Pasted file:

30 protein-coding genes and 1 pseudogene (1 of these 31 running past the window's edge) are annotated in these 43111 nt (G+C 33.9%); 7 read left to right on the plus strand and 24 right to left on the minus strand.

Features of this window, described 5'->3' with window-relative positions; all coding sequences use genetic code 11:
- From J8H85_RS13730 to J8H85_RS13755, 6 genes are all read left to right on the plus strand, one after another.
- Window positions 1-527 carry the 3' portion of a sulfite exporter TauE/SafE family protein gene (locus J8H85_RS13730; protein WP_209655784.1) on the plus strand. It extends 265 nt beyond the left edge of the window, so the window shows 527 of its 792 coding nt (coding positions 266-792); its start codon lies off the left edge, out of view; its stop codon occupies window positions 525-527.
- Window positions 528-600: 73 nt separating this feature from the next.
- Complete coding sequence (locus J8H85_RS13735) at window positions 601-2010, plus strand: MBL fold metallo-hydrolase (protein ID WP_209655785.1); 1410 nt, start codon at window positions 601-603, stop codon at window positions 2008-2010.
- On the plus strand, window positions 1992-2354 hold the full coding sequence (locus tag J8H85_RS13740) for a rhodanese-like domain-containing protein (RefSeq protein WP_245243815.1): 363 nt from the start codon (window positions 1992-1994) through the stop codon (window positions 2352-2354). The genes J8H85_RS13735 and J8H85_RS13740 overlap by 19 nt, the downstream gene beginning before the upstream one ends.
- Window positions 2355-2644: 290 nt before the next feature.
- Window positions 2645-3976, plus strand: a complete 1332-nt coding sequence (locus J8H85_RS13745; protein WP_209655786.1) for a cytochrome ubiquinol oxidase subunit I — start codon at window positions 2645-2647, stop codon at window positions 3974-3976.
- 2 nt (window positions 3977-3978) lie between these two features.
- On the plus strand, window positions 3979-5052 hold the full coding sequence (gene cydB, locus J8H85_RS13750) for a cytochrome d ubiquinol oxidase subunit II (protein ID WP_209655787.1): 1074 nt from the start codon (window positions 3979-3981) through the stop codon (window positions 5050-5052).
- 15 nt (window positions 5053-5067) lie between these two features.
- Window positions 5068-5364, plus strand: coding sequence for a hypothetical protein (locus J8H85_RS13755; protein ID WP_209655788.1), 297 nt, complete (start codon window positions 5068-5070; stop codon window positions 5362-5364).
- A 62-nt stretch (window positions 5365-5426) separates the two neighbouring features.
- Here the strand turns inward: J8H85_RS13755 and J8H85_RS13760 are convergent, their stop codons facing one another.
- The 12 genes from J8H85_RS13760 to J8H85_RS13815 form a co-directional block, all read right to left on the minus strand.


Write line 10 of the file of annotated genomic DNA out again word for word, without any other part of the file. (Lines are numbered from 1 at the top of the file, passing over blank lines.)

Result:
- 2 nt (window positions 3977-3978) lie between these two features.